Battlestar Galactica & Caprica Reviews

Return to season list

Caprica - Season 1 - Episode 05

Caprica - 1x05 - Gravedancing - Originally Aired: 2010-2-19

My Rating - 5

Fan Rating Average - 3.47

Rate episode?

Rating: 0 1 2 3 4 5 6 7 8 9 10
# Votes: 35 11 6 1 10 6 8 2 4 6 10

As the fallout from Zoe's involvement in the MAGLEV bombing grows, Daniel prepares to defend himself and his company on the hugely popular talk show Backtalk with Baxter Sarno. His plan to distance himself from Zoe finds him alienating Amanda, who is still reeling from her own public detractors. As Daniel steps in front of the cameras for show time, Amanda arrives at the studio, with no intention of staying backstage.

After ordering the death of Amanda Graystone, Joseph is wracked with a heavy conscience and desperately tries to stop Sam from carrying it out...but hitman brother Sam is already closing in.

Agent Duram uses his GDD resources to circle closer and closer to Clarice and the youth of the STO, forcing Lacy and Keon closer together and possibly into an unexpected romance. [Blu-ray] [DVD]

- It's mentioned on the Sarno show that drugs have been widely legalized on Caprica. However, during the GDD raid on the school, the officers mention that all they found were minor drug offenses. These two lines of dialog would seem to be at odds. Though I suppose we could rationalize it by saying that it's illegal for the minors at the school to possess such drugs even though it's legal for adults.

- Polly Walker, the actress who plays Clarice Willow actually injured her hand when she banged on the locker in the scene just after the opening theme.
- During the Cylon dancing scene, one of the tracks the technician flipped through was the theme song from the original series of Battlestar Galactica.
- This episode establishes that Amanda is a plastic surgeon.
- This episode establishes that Tauron tattoos aren't necessarily just for the Tauron mobsters, but signify important events in the life of a Tauron person, either good or bad, to memorialize them.

Remarkable Scenes
- The copycat cafe bombing.
- The Global Defense Department raid on the school.
- Daniel: "It had nothing to do with the holoband. That's just... true." Priyah: "That was great. Do that."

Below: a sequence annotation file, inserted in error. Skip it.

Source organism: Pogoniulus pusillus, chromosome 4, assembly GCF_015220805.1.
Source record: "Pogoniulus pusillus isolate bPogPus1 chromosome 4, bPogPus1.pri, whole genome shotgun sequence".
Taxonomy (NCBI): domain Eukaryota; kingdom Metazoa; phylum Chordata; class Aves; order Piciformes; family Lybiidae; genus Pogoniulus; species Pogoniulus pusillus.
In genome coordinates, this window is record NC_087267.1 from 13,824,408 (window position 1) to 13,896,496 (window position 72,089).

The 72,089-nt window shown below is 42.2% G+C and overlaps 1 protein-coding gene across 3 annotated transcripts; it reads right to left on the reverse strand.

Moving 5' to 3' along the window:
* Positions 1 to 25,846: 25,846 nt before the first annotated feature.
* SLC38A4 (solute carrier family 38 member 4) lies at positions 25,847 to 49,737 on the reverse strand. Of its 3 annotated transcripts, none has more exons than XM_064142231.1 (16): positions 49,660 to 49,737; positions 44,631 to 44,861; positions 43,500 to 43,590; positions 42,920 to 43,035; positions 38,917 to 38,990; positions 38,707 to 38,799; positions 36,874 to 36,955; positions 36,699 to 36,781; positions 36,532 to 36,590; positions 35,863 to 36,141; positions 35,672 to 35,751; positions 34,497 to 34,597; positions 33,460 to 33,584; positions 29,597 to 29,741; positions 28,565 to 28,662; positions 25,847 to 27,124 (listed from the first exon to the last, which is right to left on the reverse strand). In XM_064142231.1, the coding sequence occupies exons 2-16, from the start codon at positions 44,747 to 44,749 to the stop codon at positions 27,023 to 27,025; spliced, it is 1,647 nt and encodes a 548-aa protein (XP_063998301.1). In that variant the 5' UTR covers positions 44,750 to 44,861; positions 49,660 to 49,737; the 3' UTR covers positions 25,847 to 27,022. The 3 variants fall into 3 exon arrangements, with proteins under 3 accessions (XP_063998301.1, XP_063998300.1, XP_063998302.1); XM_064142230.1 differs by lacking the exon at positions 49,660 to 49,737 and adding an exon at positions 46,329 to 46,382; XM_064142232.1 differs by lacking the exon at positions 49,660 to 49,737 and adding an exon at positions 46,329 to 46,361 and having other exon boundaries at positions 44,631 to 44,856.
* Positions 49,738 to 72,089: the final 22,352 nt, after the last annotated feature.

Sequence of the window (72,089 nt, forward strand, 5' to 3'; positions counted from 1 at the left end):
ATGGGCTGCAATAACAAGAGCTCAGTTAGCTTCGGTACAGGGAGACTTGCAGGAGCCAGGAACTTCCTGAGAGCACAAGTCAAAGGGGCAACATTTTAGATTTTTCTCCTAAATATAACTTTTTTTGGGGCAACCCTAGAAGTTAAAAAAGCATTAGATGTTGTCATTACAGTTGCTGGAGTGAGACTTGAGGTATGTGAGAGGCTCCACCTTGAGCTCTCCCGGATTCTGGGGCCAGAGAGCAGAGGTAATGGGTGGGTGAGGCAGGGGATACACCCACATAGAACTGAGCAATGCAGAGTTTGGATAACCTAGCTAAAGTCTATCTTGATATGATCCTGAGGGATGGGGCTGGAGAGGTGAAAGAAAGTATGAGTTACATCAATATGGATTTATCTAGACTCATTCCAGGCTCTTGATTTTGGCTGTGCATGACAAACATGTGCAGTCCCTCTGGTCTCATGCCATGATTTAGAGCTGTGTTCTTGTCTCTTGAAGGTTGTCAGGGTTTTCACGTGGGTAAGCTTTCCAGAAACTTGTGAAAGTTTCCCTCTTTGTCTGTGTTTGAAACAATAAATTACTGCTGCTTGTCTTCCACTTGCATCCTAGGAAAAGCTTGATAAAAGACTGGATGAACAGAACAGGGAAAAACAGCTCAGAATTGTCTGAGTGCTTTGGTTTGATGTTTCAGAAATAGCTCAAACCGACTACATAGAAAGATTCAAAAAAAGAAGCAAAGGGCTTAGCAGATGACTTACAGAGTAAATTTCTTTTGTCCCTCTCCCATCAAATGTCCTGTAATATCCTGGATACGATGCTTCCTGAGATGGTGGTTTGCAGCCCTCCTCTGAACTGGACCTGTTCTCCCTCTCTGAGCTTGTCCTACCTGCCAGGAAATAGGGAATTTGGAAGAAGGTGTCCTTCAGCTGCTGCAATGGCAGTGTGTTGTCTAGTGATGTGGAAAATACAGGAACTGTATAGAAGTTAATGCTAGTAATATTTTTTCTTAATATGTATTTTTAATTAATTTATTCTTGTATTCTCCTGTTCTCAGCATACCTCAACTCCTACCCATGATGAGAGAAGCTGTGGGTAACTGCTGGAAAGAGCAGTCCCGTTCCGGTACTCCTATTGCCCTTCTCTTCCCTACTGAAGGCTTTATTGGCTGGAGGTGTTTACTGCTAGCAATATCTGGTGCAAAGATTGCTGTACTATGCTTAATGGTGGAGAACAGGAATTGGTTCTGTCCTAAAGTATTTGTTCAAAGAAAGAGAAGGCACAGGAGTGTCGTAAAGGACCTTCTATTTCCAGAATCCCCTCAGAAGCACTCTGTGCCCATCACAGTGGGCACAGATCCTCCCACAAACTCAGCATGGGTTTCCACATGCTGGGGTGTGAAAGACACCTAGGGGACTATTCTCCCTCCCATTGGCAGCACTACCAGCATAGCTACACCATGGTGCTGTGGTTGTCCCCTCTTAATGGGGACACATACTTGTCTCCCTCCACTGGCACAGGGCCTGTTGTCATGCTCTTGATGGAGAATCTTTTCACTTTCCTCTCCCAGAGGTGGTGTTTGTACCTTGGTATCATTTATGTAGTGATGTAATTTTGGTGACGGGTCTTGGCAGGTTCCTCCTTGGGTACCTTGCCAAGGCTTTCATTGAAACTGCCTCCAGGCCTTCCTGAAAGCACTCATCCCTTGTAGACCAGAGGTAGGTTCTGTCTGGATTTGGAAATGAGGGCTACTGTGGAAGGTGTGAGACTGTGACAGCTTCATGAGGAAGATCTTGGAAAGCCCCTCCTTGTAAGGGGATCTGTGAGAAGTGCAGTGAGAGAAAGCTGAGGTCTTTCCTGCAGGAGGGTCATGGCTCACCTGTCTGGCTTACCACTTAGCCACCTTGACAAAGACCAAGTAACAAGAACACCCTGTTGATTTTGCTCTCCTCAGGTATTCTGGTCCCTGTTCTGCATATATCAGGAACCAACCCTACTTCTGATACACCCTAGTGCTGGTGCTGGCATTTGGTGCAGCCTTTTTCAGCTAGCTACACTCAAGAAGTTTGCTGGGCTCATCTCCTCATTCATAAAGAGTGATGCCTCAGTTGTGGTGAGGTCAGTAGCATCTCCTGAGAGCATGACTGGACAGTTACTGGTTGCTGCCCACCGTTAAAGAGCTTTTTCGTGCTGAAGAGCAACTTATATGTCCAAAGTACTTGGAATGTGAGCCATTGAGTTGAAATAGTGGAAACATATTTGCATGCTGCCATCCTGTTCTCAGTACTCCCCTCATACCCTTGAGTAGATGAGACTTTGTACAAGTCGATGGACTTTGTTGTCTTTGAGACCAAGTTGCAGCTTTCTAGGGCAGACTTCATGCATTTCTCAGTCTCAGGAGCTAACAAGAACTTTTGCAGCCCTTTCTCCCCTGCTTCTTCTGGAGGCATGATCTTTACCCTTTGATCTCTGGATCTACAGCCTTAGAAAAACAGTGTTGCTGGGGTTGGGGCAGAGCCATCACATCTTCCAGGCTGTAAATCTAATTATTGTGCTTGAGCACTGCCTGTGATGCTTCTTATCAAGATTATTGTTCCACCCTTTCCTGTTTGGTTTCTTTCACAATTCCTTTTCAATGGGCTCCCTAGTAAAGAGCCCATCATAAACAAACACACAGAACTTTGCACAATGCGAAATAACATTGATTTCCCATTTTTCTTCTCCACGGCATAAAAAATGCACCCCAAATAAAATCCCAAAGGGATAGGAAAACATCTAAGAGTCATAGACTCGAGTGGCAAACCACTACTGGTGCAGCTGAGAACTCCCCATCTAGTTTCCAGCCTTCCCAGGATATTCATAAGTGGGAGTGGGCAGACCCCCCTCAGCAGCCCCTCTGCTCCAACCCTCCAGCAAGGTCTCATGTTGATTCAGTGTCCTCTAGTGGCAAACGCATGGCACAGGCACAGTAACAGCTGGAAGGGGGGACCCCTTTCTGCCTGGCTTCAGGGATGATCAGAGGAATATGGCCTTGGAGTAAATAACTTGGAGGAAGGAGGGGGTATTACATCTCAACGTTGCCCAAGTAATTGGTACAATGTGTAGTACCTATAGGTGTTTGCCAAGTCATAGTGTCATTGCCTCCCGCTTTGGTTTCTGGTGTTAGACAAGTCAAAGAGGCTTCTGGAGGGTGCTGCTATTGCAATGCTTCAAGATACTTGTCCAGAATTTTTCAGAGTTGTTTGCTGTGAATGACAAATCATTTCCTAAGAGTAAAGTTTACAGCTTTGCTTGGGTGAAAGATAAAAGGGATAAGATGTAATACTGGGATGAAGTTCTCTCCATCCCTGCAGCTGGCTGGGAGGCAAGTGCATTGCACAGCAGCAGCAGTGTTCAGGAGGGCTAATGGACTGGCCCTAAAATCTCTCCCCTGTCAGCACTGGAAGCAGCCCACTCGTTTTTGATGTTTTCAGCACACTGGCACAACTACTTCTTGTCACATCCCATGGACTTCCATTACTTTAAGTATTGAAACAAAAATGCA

- Amanda: "We are not company spokespeople, we're parents!" Daniel: "Parents? Actually, no. We're not."
- Daniel having to bribe Rebecca to let him have a cigarette because it's illegal to smoke in her presence because she's working.
- Ruth: "You think you only get things from friends? You get the best things from enemies. Because they're scared of you. Sam can look into it, okay? Your uncle knows how to make things happen."
- The Global Defense Department raid on the Graystone house.
- Agent Duram referring to the Soldiers of the One's god as a "moral dictator."
- Amanda: "What is this to you? Did you lose someone on that train?" Agent Duram: "I lost everyone on that train." I wonder what that means?
- Amanda barging in on the show.
- Daniel regarding Baxter's theory about the moral corruptions of the holoband: "You know who would completely agree with that is Zoe. And that's exactly how the STO got to her." Baxter: "Okay, you'll have to slow down and back up and keep in mind half of this audience is stoned."
- Daniel regarding the absence of moral guidelines people perceive is created by the holoband: "Into that absence steps the STO, offering this marvelous ultimate moral arbiter. It's quite appealing for a teenage girl especially."
- Daniel revealing that he gained his knowledge of Zoe's perspective by talking to an avatar that he created of her after her death.
- Daniel pledging to donate all profits from the holoband to charity in an effort to raise the moral standard of the product.
- Sam messing with Joseph about whether or not he murdered Amanda.
- Clarice: "Seems like every time this family's on TV I get so much out of it."

My Review
Gravedancing suffers mightily from the weak cliffhanger of Reins of a Waterfall because it renders the danger of the entire B plot of Amanda's attempted murder manufactured. As I stated in my prior review, the audience knows Amanda's not going to die already and even if the episode did take the bold step to off her, the reasoning behind Joseph's motives is terribly shallow. Joseph indeed struggles with that very issue the entire episode, but I was tired of it from the very moment it was suggested.

As a consequence of this, the episode is wrought with a false sense of danger, which causes it to drag at times. Another drag was the technician (Philomon) dancing with Zoe. It was a scene that should have felt whimsical and funny, but instead it's two and a half minutes of sheer pointlessness. On further reflection, I think I would have enjoyed the scene a great deal more if it were intercut with Duram raiding the rest of the Graystone house with Philomon and Zoe totally oblivious to it, dancing their day away. Without this framing, the scene just seems pointless, if cute. Maybe too cute.

As an aside, I read a great deal of unspecified significance into Duram's line "I lost everyone on that train." I wonder what that means? Likewise, why can't Lacy arrange her own transport to Gemenon like Zoe and Ben did? Money? Passports? Another interesting aside is how ruthlessly bloodthirsty Grandma Ruth was. That lovely old woman has such a delightful dark side to her. So many great scenes from her in this episode.